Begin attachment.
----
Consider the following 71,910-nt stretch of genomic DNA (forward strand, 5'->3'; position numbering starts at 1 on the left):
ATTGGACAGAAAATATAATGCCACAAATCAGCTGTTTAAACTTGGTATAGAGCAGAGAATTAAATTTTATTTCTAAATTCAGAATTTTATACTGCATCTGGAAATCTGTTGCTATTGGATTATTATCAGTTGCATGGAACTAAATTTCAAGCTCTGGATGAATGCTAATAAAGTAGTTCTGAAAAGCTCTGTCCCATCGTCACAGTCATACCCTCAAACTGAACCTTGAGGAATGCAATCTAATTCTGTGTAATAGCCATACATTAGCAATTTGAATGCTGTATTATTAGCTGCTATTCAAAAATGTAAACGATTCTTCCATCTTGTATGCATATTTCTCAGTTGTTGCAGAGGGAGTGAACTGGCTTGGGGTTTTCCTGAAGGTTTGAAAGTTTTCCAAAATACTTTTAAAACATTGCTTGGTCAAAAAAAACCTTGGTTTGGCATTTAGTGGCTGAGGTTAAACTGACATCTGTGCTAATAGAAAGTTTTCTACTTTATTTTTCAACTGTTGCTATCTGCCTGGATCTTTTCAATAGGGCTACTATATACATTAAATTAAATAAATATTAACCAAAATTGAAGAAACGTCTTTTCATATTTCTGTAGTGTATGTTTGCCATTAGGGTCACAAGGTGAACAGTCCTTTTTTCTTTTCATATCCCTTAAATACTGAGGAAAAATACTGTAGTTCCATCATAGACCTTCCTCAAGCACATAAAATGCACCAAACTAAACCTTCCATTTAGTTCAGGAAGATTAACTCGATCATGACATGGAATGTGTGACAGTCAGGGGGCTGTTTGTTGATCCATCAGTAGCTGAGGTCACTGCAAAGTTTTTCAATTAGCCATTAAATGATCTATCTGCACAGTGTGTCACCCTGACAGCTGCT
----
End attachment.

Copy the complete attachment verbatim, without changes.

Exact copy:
Consider the following 71,910-nt stretch of genomic DNA (forward strand, 5'->3'; position numbering starts at 1 on the left):
ATTGGACAGAAAATATAATGCCACAAATCAGCTGTTTAAACTTGGTATAGAGCAGAGAATTAAATTTTATTTCTAAATTCAGAATTTTATACTGCATCTGGAAATCTGTTGCTATTGGATTATTATCAGTTGCATGGAACTAAATTTCAAGCTCTGGATGAATGCTAATAAAGTAGTTCTGAAAAGCTCTGTCCCATCGTCACAGTCATACCCTCAAACTGAACCTTGAGGAATGCAATCTAATTCTGTGTAATAGCCATACATTAGCAATTTGAATGCTGTATTATTAGCTGCTATTCAAAAATGTAAACGATTCTTCCATCTTGTATGCATATTTCTCAGTTGTTGCAGAGGGAGTGAACTGGCTTGGGGTTTTCCTGAAGGTTTGAAAGTTTTCCAAAATACTTTTAAAACATTGCTTGGTCAAAAAAAACCTTGGTTTGGCATTTAGTGGCTGAGGTTAAACTGACATCTGTGCTAATAGAAAGTTTTCTACTTTATTTTTCAACTGTTGCTATCTGCCTGGATCTTTTCAATAGGGCTACTATATACATTAAATTAAATAAATATTAACCAAAATTGAAGAAACGTCTTTTCATATTTCTGTAGTGTATGTTTGCCATTAGGGTCACAAGGTGAACAGTCCTTTTTTCTTTTCATATCCCTTAAATACTGAGGAAAAATACTGTAGTTCCATCATAGACCTTCCTCAAGCACATAAAATGCACCAAACTAAACCTTCCATTTAGTTCAGGAAGATTAACTCGATCATGACATGGAATGTGTGACAGTCAGGGGGCTGTTTGTTGATCCATCAGTAGCTGAGGTCACTGCAAAGTTTTTCAATTAGCCATTAAATGATCTATCTGCACAGTGTGTCACCCTGACAGCTGCT